- Check hatch cover for buckling or distortion.
- When opening the hatch covers to check for uneven movement and any unusual noises that may indicate damage.
- Check all grease points and re-grease.
Safety When Working With Hatch Covers
The avoidance and prevention of injuries is of paramount importance. Before working on a hatch, a risk assessment should be completed to identify all hazards . Control and safety procedures should be examined and modified so that hazards are to minimal levels.
The Following Points Should Be Borne In Mind
- Always wear the correct PPE.
- Always test the hold atmosphere before entering:
- Never stand on a moving hatch cover:
- Never stand on a hatch coaming when the hatch is open;
- Never work on a hatch cover when the locking pin or hook is not fitted and secure;
- Never open or close a hatch cover without ensuring the coaming is clear of debris and checking that all personnel are clear of the moving hatch and its channels of wires;
- When opening or closing a hatch never attempt to clear an obstruction with your hands ;
- When hatches are opened at sea always secure them to the coaming top by lowering the wheels into a guide pocket.
Emergency Operation of Hatch Covers
Ensure the emergency pump to operate the hatches are tried out every three months.
Appendix 1- Procedures To Open And Close
Prior to opening or closing a hatch, the watch officer should be informed, the hydraulic system should be topped up. Never open or close more than one set of hatch covers at a time.
- Ensure v/l is practically upright [List not more than 2-3 degrees].
- Check that the hatch cover stowage area is clear of people, equipment and dunnage;
- Disengage all cleats and heavy bolts and stopper arm is swung out.
- Switch power on and ensure the controls are in neutral;
- Ensure that all personnel are clear of the hatch and is tracking . Position crewmembers to observe both sides of the hatch ;
- Raise hatch covers to the roll position by jacks or by raising the lifting system. The hatch need to clear the hatch guides); ENSURE ALL WHEELS ARE JACKED UP COMPLETELY AND RESTING EVENLY ON THE TRACKWAY [ Else hatch will tend to roll out in crab fashion and misalign and fall off the trackway].
- Start to open the hatch , slowly at first, then at normal operating speed until the hatch is almost open and then reduce to slow speed until fully open. Care must be taken when opening hatch covers especially when the speed of opening can be only partially controlled
- When fully open , secure the hatch with the safety hook or pin before the power is switched off
- Be aware of v/l list/rolling during operation of hatch as unduly high stresses are generated on the side rolling hydraulic motors, and the rack and pinion drives.
- Check that the coaming top is clear of cargo or debris.
- Ensure that all the jack supports are on an even plane with the trackway.
- Make sure v/l is practically upright [ not more than 2-3 degrees list]
- Check and confirm that all the cleats and heavy bolts are in the open position and not obstructing the track path of the hatch.
- Check that any damaged wheel tracks, compression bars and landing pads have been repaired. V. IMP: Put grease liberally on the contact pads.
- Ensure that the hold is clear of people and that the access hatches or entrance doors are open. switch the power on and ensure the controls are in neutral;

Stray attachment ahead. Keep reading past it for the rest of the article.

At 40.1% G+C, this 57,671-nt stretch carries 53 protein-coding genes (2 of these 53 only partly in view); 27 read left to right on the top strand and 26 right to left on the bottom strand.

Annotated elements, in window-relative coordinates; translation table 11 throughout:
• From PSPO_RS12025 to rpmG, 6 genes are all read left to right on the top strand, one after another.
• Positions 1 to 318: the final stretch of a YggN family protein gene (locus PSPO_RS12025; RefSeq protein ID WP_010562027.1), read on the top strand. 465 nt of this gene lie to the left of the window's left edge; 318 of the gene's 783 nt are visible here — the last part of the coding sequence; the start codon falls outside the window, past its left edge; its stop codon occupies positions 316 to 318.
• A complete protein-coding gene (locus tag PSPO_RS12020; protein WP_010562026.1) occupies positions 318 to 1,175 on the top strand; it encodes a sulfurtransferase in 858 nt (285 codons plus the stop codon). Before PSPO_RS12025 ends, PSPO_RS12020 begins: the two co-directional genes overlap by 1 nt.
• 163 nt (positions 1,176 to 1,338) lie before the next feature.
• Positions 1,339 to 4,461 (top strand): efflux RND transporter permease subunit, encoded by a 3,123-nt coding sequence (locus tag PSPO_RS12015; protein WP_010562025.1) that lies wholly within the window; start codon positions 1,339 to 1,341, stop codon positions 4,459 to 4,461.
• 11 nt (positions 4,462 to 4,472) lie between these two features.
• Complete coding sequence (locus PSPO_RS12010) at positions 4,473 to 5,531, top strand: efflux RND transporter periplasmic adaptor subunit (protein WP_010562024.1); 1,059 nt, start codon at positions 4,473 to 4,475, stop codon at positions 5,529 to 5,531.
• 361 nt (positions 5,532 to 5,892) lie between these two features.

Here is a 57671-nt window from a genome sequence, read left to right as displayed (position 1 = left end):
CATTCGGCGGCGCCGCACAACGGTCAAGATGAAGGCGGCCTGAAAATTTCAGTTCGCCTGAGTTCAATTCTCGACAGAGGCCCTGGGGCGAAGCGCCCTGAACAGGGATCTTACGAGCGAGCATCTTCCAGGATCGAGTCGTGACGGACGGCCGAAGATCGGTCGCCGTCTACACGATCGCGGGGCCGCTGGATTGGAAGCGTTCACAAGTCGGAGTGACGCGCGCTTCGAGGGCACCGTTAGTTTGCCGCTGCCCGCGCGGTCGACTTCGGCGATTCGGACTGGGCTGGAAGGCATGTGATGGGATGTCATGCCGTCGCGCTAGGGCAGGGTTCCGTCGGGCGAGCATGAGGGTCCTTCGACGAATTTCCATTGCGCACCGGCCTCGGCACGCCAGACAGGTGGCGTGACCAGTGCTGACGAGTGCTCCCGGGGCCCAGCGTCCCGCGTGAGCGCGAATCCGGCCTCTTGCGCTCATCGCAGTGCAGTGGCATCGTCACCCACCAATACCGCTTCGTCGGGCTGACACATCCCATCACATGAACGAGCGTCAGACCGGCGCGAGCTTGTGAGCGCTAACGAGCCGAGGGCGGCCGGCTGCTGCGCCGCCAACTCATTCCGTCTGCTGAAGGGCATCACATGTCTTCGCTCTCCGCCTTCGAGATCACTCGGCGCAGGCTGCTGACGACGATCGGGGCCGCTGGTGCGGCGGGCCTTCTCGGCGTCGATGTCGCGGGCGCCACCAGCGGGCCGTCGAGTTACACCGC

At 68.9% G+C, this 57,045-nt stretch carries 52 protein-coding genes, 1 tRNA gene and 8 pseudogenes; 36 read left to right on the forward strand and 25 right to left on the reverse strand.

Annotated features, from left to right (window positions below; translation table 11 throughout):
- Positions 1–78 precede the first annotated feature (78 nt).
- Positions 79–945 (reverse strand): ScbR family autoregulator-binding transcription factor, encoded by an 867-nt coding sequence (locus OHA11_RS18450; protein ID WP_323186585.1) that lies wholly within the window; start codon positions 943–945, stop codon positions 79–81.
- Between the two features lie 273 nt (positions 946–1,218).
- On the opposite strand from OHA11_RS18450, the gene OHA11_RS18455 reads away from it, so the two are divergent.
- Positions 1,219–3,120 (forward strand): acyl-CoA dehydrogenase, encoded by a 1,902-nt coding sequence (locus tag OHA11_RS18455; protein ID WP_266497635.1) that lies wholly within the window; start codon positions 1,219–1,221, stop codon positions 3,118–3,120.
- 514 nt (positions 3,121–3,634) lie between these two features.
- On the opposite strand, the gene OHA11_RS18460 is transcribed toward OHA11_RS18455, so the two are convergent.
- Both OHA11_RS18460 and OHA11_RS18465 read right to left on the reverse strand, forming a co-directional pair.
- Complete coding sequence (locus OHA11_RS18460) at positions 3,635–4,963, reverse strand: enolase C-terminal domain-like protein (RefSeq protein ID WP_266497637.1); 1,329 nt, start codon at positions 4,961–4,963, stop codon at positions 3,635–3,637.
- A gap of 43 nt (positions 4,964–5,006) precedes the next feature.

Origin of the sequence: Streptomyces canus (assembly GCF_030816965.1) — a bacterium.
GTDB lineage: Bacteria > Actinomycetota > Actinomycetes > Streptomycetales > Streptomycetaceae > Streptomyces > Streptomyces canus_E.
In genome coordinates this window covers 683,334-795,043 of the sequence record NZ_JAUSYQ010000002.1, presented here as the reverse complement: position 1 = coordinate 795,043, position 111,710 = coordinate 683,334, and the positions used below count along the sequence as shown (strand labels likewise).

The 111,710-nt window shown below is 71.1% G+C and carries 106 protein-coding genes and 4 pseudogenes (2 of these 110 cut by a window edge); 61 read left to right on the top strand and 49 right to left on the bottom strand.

- Release hatch looking pins or hooks;
- Avoid injuries by ensuring that all personnel are clear of the hatch . Position crewmembers to observe both sides of the hatch;
- Start to close the hatches slowly at first with the speed of closure being gradually increased to the normal operating speed . As the hatch reaches the closed position the speed should be gradually reduced.
- Lower hatch covers into guide pockets using the jacks;
- Finally, check no one is in the hold before closing hold access hatches.
Appendix 2 – Hatch Inspection Check Sheet
|Hatch Structure (Outer)|
|Hatch Structure (Inner)|
|Steel–to–Steel- Contact Points [ Landing pads }|
|Coaming Compression Bar|
|End Stop Pads and Retaining Hook.|
MASTER CHIEF OFFICER
Appendix 3 – Hatch PMS
|CHECKS AND MAINTENANCE FOR HATCH COVERS|
|HATCH COVER NO. : DATE:|
|SR. NO.||ITEMS||JOB DESCRIPTION||DONE/ C/O|
|1||GENERAL GREASING||USE PNEUMATIC GREASE GUNS|
|2||RUBBER GASKETS||VISUAL INSPECTION,|
|3||GASKET CHANNELS||ENSURE SURFACE SMOOTH ,RUST FREE AND CLEAN PRIOR NEW PACKING INSTALLED . ENSURE LIPS OF CHANNEL ARE ‘ HEALTHY’|
|4||COMPRESSION BARS||NO RUST, PAINT AND DEFORMATION|
|5||LANDING PADS||TO BE RUST FREE AND ORIGINAL DIMENSIONS MAINTAINED|
|6||HATCH WHEEL TRACKWAYS||TO BE RUST FREE AND WELL COATED|
[ FOR STRUCTURAL AND COATING BREAKDOWN]
|CHECK FOR CRACKS AND DEFORMATION|
|8||HATCH CLEATS||CHECKS FOR PERISHED RUBBER WASHERS|
|9||HATCH WHEELS||WELL GREASED AND WHEN HATCHES CLOSED WHEELS TO TURN FREELY|
|10||END STOPPER AND PADS||CHECK FOR PHYSICAL DAMAGE AND ORIGINAL DIMENSIONS|
|11||HYDRAULIC JACKS||SEALS HOLDING AND NO CGO RESIDUE, NO PITTINGS . HOSE CONDITION|
|12||CONTROL PANNELS||FUNCTION TEST OF ALL PUSH BUTTONS ILLUMINATION LIGHTS, INDICATION LIGHTS AND CONTROL LAMPS OF CONTROL STATION.|
|13||HYD. PUMP UNIT||WORKING PRESSURE AND OIL LEVEL|
|14||HYDRAULIC SPROCKET MOTOR||CHECK FOUNDATION CRACKS, OIL LEAKAGE, SEAL CONDITIONS, MUST BE FREE OF CARGO RESIDUE AND DIRTS, CONTROL VALVES TO BE VISUAL INSPECTED FOR DUST FREE AND ANY ABNORMALITY.|
|15||HATCH SPROCKET (GEAR TEETH)||CHECK FOR ANY DEFORMATION AND WELL GREASED ALL TIME|
|16||VENTILATORS||CHECK FOR ANY LEAK, ANY STRUCTURAL DEFORMATION|
|17||ALARMS||ALL PROVIDED ALARMS TO BE TRIED OUT|